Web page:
I don’t believe that hereditary title generally bestows property, and Locke didn’t believe so either. I want rights of hereditary title limited, through a limited expiration of titles, and I am well within the classicially liberal tradition in this respect, as I am when I advocate a progressive consumption tax. These measures should not empower the most central authority at the expense of less central authorities (the capitalists). They should only check the power of the less central authorities. A progressive consumption tax does not transfer entitlement to organize resources from a capitalist to a more central authority in the state. It only discourages the capitalist’s organization of the resources for his exclusive use. Ideally, the authority distinguishing “investment” from “consumption” is not a more central authority at all. It is a common jury.

    You’re right. I do believe that property cannot exist without a state. Possession and territory exist in the state of nature, and nature is not a Hobbesian war of all against all, but it’s not a Rothbardian utopia either. Natural territoriality is not what people commonly mean by “property”.

    Without a central authority, you may claim a particular parcel of land as your homestead, and I may claim the same parcel (or an overlapping parcel) as my homestead. The resulting dispute between us is not a war of all against all, but if a standard of propriety settles the dispute, as opposed to a clash of forces or a perception of superior force short of a clash, a more central authority resolves the dispute.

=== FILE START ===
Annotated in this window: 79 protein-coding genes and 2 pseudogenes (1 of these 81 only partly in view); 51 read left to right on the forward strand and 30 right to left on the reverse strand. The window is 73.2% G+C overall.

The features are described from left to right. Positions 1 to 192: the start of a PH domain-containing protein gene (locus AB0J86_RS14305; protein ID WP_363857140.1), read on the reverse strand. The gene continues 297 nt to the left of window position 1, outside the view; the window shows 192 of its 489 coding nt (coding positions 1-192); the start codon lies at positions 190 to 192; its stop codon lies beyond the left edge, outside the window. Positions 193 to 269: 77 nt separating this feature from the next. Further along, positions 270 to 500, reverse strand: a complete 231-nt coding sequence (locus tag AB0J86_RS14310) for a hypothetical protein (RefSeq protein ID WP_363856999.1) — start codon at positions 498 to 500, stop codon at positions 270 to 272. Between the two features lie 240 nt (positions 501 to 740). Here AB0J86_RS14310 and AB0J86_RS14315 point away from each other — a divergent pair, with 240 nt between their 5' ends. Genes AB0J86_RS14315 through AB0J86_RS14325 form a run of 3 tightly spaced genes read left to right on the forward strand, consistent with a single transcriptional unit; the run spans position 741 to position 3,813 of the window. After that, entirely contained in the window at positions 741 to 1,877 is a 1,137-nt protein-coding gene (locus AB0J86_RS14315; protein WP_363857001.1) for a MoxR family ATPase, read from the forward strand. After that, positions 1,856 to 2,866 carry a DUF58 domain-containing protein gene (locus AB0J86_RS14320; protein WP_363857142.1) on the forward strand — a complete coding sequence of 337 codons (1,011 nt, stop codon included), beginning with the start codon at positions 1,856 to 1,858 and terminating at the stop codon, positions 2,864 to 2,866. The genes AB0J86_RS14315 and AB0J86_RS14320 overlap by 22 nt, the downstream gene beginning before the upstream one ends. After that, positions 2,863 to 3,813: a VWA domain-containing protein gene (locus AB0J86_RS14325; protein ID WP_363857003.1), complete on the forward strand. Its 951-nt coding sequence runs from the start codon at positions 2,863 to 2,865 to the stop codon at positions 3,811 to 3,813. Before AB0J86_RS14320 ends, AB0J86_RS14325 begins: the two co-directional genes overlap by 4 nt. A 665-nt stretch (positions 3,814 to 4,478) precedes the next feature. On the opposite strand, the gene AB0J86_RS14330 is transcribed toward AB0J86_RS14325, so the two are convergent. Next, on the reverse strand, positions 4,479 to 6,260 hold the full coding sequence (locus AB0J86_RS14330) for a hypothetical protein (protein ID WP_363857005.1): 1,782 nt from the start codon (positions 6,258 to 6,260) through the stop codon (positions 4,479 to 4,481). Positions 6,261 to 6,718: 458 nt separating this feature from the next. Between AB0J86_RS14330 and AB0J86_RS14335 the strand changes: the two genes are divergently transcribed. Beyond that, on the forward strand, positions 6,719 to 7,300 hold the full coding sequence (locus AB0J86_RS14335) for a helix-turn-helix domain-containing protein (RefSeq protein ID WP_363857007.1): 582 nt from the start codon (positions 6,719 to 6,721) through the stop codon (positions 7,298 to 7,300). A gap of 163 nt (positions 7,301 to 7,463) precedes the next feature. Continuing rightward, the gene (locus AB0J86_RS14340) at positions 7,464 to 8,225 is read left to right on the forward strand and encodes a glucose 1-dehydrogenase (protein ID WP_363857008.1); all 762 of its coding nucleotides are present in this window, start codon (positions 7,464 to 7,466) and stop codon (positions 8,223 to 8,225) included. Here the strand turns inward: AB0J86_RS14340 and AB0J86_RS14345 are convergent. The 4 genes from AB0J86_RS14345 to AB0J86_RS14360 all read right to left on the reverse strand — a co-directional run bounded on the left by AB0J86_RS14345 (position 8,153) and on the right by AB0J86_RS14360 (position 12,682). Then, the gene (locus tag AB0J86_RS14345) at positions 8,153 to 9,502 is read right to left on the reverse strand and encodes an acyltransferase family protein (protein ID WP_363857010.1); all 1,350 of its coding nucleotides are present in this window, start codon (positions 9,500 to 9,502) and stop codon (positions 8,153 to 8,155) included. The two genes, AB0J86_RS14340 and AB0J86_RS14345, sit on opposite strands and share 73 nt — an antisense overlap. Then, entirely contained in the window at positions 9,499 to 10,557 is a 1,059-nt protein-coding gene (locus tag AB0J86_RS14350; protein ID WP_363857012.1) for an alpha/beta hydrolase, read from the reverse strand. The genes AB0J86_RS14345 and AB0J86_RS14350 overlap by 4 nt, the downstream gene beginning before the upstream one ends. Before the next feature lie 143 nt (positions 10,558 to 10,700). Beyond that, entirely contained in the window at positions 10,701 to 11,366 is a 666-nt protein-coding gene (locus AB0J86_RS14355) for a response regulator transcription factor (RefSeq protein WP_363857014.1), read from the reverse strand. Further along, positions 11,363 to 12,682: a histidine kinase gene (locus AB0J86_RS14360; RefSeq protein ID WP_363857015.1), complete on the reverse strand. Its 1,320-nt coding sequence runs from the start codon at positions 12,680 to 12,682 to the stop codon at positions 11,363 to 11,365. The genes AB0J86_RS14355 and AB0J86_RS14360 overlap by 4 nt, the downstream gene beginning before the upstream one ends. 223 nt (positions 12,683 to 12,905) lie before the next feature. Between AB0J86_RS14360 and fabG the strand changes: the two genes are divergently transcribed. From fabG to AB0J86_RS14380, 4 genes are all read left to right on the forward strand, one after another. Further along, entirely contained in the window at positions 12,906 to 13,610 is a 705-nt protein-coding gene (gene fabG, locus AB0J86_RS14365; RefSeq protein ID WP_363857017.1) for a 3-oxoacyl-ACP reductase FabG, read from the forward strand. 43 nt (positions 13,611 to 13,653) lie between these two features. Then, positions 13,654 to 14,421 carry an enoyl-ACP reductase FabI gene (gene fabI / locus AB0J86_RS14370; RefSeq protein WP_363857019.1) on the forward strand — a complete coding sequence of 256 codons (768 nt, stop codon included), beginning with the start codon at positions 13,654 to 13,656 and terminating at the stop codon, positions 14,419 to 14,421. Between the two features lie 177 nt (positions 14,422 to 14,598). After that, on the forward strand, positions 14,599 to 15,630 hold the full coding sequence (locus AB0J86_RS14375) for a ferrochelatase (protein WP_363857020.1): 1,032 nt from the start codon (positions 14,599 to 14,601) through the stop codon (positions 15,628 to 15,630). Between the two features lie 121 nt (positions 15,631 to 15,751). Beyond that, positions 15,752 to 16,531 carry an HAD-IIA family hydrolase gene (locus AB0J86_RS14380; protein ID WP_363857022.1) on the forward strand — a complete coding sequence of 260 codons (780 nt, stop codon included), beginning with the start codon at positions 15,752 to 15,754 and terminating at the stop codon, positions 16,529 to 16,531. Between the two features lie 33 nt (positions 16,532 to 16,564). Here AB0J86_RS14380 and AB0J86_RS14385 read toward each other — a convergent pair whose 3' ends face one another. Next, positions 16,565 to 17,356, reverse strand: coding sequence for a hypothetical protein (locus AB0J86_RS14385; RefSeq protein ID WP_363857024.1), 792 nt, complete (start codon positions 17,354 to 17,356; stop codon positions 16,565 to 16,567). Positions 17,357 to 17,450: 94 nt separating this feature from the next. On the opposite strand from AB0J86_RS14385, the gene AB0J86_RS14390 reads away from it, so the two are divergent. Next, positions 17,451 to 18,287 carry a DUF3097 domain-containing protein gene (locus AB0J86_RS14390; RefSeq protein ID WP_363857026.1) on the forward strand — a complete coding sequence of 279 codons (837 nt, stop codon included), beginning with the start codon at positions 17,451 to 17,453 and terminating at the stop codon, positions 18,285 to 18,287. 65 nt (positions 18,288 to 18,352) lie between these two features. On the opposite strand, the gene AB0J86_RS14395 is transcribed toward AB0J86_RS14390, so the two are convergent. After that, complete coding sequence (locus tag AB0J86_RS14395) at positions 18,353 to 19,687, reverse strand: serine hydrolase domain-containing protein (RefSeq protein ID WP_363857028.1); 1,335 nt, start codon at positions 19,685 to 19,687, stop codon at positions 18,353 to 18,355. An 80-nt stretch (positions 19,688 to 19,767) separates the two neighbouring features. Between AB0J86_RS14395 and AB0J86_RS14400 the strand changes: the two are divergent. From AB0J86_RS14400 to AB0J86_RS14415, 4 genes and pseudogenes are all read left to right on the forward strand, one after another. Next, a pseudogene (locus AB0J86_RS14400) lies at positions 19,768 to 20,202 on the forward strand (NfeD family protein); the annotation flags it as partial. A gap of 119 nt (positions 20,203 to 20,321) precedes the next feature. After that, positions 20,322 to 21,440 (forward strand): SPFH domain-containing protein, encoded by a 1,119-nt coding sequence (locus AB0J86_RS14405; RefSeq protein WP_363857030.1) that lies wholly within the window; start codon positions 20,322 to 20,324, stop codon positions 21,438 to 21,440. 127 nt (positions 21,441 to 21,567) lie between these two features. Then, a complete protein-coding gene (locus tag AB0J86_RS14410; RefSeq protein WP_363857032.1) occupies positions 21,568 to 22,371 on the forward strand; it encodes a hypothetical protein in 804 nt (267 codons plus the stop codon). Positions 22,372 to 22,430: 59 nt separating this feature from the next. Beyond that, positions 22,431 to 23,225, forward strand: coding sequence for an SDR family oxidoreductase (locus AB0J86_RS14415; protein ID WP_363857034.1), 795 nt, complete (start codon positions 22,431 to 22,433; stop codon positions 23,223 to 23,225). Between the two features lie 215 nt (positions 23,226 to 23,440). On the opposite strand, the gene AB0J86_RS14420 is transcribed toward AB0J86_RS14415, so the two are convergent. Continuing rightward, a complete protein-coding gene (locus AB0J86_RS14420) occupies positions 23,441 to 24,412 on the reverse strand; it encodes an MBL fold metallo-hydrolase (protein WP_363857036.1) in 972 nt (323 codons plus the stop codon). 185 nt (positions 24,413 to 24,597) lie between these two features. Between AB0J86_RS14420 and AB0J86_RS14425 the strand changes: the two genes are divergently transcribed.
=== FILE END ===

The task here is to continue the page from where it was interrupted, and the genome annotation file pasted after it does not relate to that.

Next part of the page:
I can have my standards, and you can have yours, and our respective standards can conflict. That’s the problem. Neither of us need be “wrong” in any absolute sense. We only prefer different standards. If my standards entitle me to a parcel of land, and your standards entitle you to the same parcel, one or both of us must yield. If we cannot agree on a compromise, we must accept a standard imposed on both of us.

    I hear a lot about stateless property in ancient societies, but I wonder how stateless the societies actually were. Ancient states must have been more limited than modern states, but nothing fitting Rothbard’s definition of “state” existed? Where something like modern property rights (as opposed to something more like natural territory) existed, I doubt it.

    Ostracized for not playing by what rules? Who decides that someone is not playing by the rules? Each individual decides what the rules are?

    I don’t see anarcho-capitalists describing a stateless system. They presume a state that people commonly accept. People commonly accepting rules is not equivalent to statelessness. People commonly submit to a state, because the cost of submitting is less than the cost of resisting. The standards imposed can be more or less beneficial, but the state is no more or less a state for this reason.